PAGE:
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Customer Lifetime Value (CLV)

“The CLV is the total margin generated by the average customer over the length of time the customer purchases from the company, minus both the initial cost of acquiring the customer and the cost of customer support programs over the length of the relationship, discounted to reflect the Net Present Value of future dollars”.

 

This might seem complicated but it’s important to be aware of all of the factors that are involved in defining the CLV.

 

Simply stated the CLV shows how much a customer is worth. This helps management make better decisions. For example, it indicates how much can be spent to acquire a new customer and it changes the way marketing plans and budgets are prepared.

 

In this, as in many management situations, it’s good to remember Peter Drucker’s comment

 

“If you don’t measure it you can’t manage it”

 

To calculate the CLV you need actual or best estimates of the following, accuracy isn’t the overriding consideration; these are not accounting figures – close enough will do nicely:

 

  • How long the average and loyal customers are retained
  • The number of actual customers referred
  • The average yearly purchases
  • The average margin on the purchases
  • An estimate of yearly purchase increase.
  • Average cost of acquiring a new customer
  • Yearly cost of existing customer support

 

Most businesses operate in more than one market, or geographic, or demographic sectors. The CLV should be calculated for each logical sector (market segmentation) so that management can compare each one and so be better able to allocate resources and where necessary work to increase the CLV of the poorer performers.

 

Make sure that you account for all of the costs involved in acquiring a new customer, both expenditures and staff time. Divide this figure by the number of new clients gained in the same period – often a horrifying figure especially if you exclude new clients from referrals.

  

                                Average Customer retained for 2 years Chart #1
Years Sales Margin Acquisition Customer Margin
    % $ cost support  
1 1000 45 450 200 100 150
2 1100 50 550   100 450
3 1000 45 450 200 100 150
4 1100 50 550   100 450
5 1000 45 450 200 100 150
6 1100 50 550   100 450
Totals 6300   3000     1800

Chart #1 shows that the CLV of a customer retained for 2 years is $450 and that 3 customers together would generate $1,800 over 6 years.

                                  Loyal Customer retained for 6 years Chart #2
Years Sales Margin Acquisition  Customer Margin
    % $ cost support  
1 1000 45 450 200 100 150
2 1100 50 550   100 450
3 1210 50 605   100 505
4 1331 50 666   100 566
5 1464 50 732   100 632
6 1610 50 805   100 705
Totals 7715   3808     3008

*Sales increase by 10% per year
1st year margin reduced because of the costs of entering a new customer into the system

 
It’s easy to see that the longer a customer stays with you the more profitable the customer is, in this example almost twice as profitable. Loyal customers stay longer than average customers.

 

Please note that if decisions are to be made based on future dollars (e.g. how much to spend to acquire a new customer) then it’s necessary to calculate the current value of future dollars, the Net Present Value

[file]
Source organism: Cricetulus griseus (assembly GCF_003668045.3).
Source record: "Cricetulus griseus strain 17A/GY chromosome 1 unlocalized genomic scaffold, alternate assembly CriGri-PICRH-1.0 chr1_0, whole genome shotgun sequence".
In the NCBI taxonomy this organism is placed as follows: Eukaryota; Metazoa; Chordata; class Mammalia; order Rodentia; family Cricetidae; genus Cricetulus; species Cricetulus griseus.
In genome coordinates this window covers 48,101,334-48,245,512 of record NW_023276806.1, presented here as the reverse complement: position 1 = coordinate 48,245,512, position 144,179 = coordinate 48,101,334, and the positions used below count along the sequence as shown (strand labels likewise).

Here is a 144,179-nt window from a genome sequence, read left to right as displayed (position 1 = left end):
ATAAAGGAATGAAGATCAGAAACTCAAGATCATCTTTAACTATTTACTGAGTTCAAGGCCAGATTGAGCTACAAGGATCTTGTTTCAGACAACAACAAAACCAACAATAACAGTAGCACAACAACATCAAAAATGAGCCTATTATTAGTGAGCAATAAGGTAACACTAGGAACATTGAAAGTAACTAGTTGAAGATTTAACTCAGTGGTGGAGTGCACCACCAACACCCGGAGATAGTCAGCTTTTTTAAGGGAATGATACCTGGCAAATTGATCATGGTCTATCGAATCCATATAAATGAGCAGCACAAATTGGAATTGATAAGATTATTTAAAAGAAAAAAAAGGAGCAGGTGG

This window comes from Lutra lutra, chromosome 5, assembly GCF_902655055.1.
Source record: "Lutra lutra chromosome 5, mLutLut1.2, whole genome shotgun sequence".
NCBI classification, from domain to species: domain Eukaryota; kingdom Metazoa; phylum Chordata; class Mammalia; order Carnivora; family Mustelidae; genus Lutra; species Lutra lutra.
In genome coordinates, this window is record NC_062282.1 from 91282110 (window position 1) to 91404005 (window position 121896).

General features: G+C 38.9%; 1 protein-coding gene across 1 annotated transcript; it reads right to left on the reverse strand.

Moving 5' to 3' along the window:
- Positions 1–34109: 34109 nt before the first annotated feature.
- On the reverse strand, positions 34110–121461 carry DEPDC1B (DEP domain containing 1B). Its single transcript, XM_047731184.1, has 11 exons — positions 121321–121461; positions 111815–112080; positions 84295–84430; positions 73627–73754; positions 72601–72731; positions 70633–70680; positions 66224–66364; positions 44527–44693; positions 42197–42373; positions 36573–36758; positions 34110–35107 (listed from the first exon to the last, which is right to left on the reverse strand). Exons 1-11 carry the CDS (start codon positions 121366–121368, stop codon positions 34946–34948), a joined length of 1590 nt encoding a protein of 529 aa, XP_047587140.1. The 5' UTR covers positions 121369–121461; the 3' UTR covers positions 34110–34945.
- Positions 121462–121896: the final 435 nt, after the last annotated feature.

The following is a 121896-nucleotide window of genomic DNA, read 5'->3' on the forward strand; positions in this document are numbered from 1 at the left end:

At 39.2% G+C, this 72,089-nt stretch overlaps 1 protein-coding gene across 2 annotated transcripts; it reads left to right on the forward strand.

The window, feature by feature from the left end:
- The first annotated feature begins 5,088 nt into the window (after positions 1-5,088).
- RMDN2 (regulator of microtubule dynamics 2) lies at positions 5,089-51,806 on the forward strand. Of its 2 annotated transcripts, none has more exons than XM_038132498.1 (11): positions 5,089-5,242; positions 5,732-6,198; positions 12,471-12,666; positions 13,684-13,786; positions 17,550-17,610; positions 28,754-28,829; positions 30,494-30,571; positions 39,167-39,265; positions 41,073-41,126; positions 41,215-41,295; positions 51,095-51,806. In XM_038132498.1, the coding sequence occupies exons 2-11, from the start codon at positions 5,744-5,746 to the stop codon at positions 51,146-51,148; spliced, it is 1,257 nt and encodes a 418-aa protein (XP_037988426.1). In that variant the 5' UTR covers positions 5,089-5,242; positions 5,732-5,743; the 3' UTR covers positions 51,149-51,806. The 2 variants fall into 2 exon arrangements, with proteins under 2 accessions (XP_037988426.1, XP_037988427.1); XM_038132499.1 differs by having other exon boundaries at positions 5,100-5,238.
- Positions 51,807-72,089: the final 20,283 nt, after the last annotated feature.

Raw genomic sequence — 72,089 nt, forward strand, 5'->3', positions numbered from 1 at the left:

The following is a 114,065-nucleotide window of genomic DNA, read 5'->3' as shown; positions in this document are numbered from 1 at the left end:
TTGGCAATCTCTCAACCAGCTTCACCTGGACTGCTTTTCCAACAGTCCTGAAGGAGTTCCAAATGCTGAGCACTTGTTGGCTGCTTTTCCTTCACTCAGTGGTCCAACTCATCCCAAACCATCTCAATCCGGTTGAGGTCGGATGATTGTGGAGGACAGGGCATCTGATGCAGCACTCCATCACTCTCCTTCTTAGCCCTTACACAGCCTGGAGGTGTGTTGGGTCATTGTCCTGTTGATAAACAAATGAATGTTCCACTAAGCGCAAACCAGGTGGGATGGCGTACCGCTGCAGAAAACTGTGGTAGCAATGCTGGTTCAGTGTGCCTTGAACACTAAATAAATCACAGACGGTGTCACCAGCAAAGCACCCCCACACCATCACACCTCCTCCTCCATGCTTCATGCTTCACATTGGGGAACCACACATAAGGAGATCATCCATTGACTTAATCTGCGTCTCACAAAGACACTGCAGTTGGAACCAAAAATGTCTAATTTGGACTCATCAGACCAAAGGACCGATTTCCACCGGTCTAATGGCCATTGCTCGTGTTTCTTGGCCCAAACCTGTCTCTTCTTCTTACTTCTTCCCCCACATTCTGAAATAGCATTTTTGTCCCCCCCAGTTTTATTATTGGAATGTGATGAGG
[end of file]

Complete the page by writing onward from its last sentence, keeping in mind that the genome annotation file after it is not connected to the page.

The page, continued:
But this is only part of the story; the big payoff from loyal customers is the likelihood that they will refer more potential customers than will the average customer. It’s kind of a multi-level-marketing effect. Each referred customer might refer others and they in turn will refer others. Many companies have experienced dramatic growth because of WOM (word of mouth) – customers acting as advocates for the company.

  

Value of Referrals

 

The CLV of the individual customer ($450 for the average customer and $3008 for a loyal one) is only part of the Lifetime Value story. Properly managed your customers can become your best (and least cost!) sales force; loyal customers can become advocates for your company.

 

Charts #3 & #4 illustrate the difference in value to the company of an average and a loyal customer. The comparison in your company will reflect your company’s operation and costs, and while different from this illustration will still show that your loyal customers are worth far more than others.

                                         Value of Referrals Chart #3
Average Customer Loyal Customer
Years retained 2   6  
Referrals per Year 1   2  
Total referrals 2   12  
CLV per customer *450   *450  
Total value 900   5400  
                          Combined CLV Basic + Referrals Chart #4
Average Customer Loyal Customer
Basic CLV 450   3008  
Value of referrals 900   5400  
Total value 1350   8408  

Chart #4 shows the combined value of the basic CLV and the value of referrals. Clearly the value of referrals is suspect as is any assumption based on future projections. This being so many companies, while valuing the contributions made by referrals, do not include them in decisions about future expenditures, they use the basic CLV. However, companies that have organized referral programs and history success in generating them are more likely to include at least some contribution from referrals in their future spending plans.

 

 

 

 

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